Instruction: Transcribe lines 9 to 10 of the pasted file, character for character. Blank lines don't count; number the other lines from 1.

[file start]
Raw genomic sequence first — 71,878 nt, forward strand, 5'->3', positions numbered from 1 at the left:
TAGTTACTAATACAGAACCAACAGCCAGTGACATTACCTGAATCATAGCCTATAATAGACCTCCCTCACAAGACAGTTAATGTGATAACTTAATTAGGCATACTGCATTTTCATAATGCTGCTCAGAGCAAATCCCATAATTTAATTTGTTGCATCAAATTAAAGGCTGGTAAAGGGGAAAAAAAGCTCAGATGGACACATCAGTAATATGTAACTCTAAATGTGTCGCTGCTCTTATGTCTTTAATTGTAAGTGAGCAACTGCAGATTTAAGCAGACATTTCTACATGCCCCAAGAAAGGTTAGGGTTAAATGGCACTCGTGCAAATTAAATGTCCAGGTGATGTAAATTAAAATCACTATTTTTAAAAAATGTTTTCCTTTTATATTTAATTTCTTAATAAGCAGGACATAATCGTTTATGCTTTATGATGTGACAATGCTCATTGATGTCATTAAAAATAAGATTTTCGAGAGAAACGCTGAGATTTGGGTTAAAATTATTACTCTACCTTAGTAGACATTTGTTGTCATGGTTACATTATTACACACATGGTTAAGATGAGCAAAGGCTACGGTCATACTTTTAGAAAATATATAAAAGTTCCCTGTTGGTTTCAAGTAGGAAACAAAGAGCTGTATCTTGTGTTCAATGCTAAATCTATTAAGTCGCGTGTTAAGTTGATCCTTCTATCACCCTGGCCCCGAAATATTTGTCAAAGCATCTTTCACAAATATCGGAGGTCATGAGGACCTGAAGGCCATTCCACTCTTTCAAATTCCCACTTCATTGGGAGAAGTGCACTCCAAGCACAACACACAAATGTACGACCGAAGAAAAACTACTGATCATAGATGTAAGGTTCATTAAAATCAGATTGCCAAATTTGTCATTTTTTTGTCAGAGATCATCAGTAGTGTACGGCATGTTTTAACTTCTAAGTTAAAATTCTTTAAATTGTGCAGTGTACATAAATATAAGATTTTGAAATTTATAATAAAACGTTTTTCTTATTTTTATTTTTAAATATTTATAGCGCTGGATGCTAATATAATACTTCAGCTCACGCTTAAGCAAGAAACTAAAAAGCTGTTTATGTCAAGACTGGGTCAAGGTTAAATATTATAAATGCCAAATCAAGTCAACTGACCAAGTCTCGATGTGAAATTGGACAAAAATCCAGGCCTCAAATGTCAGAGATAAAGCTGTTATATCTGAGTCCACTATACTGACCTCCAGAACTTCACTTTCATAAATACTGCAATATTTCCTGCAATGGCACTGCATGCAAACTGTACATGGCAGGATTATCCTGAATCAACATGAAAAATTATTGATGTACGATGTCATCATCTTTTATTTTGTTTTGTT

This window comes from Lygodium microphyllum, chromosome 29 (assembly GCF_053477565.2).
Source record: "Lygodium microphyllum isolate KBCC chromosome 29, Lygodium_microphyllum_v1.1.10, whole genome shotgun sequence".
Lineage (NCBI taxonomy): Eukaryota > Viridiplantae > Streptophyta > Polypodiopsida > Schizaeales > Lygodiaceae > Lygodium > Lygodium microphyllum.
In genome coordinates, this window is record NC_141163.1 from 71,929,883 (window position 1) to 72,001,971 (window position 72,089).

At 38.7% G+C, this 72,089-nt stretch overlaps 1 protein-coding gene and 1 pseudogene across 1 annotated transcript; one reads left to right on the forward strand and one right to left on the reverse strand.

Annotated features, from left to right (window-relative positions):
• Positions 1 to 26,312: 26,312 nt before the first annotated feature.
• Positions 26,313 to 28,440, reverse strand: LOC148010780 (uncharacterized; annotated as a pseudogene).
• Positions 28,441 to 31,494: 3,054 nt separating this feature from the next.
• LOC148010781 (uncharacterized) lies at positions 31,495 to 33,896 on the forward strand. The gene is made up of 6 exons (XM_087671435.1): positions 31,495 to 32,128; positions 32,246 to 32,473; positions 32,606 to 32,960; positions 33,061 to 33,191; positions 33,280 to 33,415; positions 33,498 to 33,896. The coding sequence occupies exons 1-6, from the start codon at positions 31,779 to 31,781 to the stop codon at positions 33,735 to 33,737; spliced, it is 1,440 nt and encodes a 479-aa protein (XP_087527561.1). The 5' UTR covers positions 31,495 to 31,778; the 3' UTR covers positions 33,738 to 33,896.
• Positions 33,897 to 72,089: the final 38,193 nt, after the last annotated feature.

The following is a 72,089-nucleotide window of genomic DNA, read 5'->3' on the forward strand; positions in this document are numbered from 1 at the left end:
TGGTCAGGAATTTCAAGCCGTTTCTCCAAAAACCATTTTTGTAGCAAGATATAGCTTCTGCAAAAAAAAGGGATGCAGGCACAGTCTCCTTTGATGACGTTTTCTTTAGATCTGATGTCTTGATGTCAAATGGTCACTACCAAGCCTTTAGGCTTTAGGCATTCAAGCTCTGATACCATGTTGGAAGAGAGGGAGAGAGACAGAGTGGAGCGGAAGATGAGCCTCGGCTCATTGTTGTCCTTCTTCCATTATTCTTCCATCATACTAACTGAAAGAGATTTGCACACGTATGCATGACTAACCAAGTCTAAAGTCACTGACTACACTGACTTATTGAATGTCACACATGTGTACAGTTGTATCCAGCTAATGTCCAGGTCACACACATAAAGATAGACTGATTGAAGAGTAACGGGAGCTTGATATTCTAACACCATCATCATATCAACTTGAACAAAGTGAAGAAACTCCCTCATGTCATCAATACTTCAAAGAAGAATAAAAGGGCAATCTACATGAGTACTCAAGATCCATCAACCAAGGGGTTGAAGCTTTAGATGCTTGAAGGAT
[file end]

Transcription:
• Positions 1 to 26,312: 26,312 nt before the first annotated feature.
• Positions 26,313 to 28,440, reverse strand: LOC148010780 (uncharacterized; annotated as a pseudogene).